• It is best to get more of
            your protein from plants
            than from animals due
            to the amount of fat and
            cost
             –   Soy
             –   Mac and cheese
             –   Peanut butter sandwich
             –   Rice and beans
             –   Baked beans and bread
             –   Beans and tortilla
             –   Pea soup and crackers
A vegetarian is does not just eat
           vegetables
• Vegans – only eat plants (grains,
  fruits, vegies
• Lacto-Vegetarian – will eat
  plants and dairy
• Ovo-Vegetarian – will eat plants
  and eggs
• Lacto-Ovo-Vegetarian – will eat
  plants, dairy and eggs
• Semi-Vegetarians – eat no red
  meat, but will eat poultry and fish
• Plan carefully in order to eat
  enough zinc, calcium, iron, B12
  and Vitamin D
      Lipids On Board
Invited passenger or Evil
        hitchhiker?
            • Lipids
              – A family of
                chemical
                compounds in
                every living cell
              – Includes
                 • Triglycerides
                 • Sterols
            Triglycerides
• Triglycerides
  – Structure
     • Fats – solids at room
       temp
     • Oils – liquids that
       don’t dissolve
  – Form
     • Visible – white stuff
       around meat, butter,
       etc
     • Invisible – in an egg
       yolk, nuts, whole milk,
       avocados
Do we need fat?
         • Body can store fat in
           the Adipose cells, so
           quantity is something
           to watch out for.
  Quality Fat in the Right
         Amounts:
• Helps body absorb vitamins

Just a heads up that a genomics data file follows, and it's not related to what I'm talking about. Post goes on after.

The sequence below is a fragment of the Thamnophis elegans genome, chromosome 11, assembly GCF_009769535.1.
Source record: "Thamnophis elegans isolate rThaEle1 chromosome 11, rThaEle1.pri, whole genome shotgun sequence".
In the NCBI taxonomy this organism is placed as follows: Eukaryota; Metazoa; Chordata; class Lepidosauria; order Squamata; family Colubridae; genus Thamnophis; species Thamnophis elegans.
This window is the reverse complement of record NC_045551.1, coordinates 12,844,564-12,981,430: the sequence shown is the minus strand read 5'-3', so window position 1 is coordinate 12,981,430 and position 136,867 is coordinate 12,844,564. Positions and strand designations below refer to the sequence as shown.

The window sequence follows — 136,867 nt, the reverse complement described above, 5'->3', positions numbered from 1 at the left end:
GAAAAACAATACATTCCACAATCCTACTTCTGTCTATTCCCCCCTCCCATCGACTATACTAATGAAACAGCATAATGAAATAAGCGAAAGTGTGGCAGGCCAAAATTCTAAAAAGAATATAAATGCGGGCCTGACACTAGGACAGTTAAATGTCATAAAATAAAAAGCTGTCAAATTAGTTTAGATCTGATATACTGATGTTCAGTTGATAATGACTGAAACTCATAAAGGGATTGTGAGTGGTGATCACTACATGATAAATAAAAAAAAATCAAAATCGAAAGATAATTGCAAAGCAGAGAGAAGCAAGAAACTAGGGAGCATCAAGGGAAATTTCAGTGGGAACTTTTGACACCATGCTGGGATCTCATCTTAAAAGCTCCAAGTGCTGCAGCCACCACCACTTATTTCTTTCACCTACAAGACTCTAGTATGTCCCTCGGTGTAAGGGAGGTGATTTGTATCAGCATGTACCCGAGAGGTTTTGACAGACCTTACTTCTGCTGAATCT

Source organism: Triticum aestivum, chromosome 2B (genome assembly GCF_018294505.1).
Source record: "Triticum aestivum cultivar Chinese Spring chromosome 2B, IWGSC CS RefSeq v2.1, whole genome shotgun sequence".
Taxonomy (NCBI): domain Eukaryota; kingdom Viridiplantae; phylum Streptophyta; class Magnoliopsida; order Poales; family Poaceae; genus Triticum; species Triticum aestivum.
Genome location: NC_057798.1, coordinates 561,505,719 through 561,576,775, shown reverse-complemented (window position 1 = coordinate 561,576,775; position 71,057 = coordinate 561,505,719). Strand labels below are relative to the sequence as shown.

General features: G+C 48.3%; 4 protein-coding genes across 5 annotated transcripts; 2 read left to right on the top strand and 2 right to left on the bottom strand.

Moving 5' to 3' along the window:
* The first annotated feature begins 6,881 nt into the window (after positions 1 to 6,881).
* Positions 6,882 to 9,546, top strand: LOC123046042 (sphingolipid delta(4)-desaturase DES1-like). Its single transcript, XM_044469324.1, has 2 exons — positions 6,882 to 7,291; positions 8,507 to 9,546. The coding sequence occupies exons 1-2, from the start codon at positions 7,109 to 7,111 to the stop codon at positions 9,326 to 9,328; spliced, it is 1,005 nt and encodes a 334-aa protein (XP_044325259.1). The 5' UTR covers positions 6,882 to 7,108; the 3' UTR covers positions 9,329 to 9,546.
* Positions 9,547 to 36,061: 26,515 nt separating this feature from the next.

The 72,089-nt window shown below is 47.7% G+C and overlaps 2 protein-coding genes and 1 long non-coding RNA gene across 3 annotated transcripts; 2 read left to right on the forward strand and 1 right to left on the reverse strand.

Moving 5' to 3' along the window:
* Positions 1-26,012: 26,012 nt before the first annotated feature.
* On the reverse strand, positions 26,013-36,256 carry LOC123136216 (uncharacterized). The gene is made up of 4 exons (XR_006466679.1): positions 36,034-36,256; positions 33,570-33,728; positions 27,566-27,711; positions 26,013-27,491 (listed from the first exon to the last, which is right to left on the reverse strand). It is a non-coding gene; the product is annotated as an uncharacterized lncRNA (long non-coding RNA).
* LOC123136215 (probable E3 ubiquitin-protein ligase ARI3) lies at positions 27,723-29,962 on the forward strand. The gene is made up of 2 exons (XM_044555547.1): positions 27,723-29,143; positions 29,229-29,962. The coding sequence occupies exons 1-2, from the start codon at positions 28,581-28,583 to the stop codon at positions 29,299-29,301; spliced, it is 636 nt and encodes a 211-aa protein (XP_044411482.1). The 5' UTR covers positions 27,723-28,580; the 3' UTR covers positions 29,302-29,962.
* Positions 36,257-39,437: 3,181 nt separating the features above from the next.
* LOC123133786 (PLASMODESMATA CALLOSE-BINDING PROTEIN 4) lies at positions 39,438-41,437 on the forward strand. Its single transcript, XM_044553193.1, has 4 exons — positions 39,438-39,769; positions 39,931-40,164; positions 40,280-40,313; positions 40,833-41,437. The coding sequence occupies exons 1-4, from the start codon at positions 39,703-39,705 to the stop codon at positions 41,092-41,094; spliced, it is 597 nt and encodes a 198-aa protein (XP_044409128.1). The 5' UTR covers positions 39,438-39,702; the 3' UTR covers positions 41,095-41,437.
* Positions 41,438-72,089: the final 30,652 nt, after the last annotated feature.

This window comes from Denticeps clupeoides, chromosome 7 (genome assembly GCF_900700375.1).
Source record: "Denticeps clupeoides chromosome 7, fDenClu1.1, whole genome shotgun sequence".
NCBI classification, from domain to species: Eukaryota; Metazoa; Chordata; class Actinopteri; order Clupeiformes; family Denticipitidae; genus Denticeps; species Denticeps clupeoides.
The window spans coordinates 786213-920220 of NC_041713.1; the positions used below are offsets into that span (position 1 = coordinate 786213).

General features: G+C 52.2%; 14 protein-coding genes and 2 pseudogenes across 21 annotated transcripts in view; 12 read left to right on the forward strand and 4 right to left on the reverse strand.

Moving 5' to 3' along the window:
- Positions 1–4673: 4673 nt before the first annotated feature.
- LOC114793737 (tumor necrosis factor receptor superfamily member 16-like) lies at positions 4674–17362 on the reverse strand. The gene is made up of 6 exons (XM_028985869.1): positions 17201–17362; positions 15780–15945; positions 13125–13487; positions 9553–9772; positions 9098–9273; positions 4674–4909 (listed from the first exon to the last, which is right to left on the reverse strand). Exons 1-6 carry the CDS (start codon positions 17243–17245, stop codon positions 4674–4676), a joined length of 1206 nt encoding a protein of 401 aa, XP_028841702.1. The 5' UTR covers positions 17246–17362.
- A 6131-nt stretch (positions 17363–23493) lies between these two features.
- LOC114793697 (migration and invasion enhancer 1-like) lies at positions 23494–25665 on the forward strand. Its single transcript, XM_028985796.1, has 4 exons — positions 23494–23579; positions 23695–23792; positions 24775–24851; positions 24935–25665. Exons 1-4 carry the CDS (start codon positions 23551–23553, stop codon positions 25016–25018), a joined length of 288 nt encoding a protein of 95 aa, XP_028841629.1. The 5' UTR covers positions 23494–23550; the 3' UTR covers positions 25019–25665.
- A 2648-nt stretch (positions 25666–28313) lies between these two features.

A,D,E, and K
• Provides reserve energy
• Create body fat to cushion
  organs and bones
• Creates insulation
• A component of all cell
  membranes
• Is slowly digested, helping
  you feel full longer
• Provides flavor and textures
  (moisture, tenderness,
  crispiness) in food
Quality – It is about the Fatty
      Acids in the fat
                • A fatty acid is a
                  chemical structure
                  that forms a fat
                • 3 (Tri) fatty acids +
                  glycerol =
                  triglyceride
    More about the Fatty
           Acids-
• Fatty acids contain hydrogen
   – If the fatty acid contains all of
     the hydrogen it can chemically
     hold it is called saturated
   – If only one hydrogen is missing
     – mono unsaturated fatty acid
   – If more than one hydrogen is
     missing – poly unsaturated
     fatty acid
Some Fatty Acids are
    “essentiaL”
          • The body can’t make
            them, but needs them
          • Example – linolenic
            acid, also called
            “omega-3 fatty acid
            – May lower risk of
              heart disease
            – Found in fish oils,
              flax and walnuts
         Travel in style
• When fatty acids join
  with protein they
  form lipoproteins – a
  travel packages – a
  transportation
  compound
Cholesterol – a Fat Like
      Substance
         • Present in all body cells and
           essential for many body
           functions
         • Too much is linked to heart
           disease
         • Your body makes all you need
         • Foods from animal sources
           contain cholesterol and can
           contribute to an excess amount
         • You should eat less than 300
           milligrams a day
              LDL and HDL
• Cholesterol, like
  some fats, is
  transported through
  the bloodstream in 2
  types of liproprotein
  travel packages
   – LDL
   – HDL
LDL
  • Low Density
    Lipoprotein
      – Carries cholesterol
        through the body, but
        can cause a build up
        in artery walls
      – Increases risk of
        heart disease and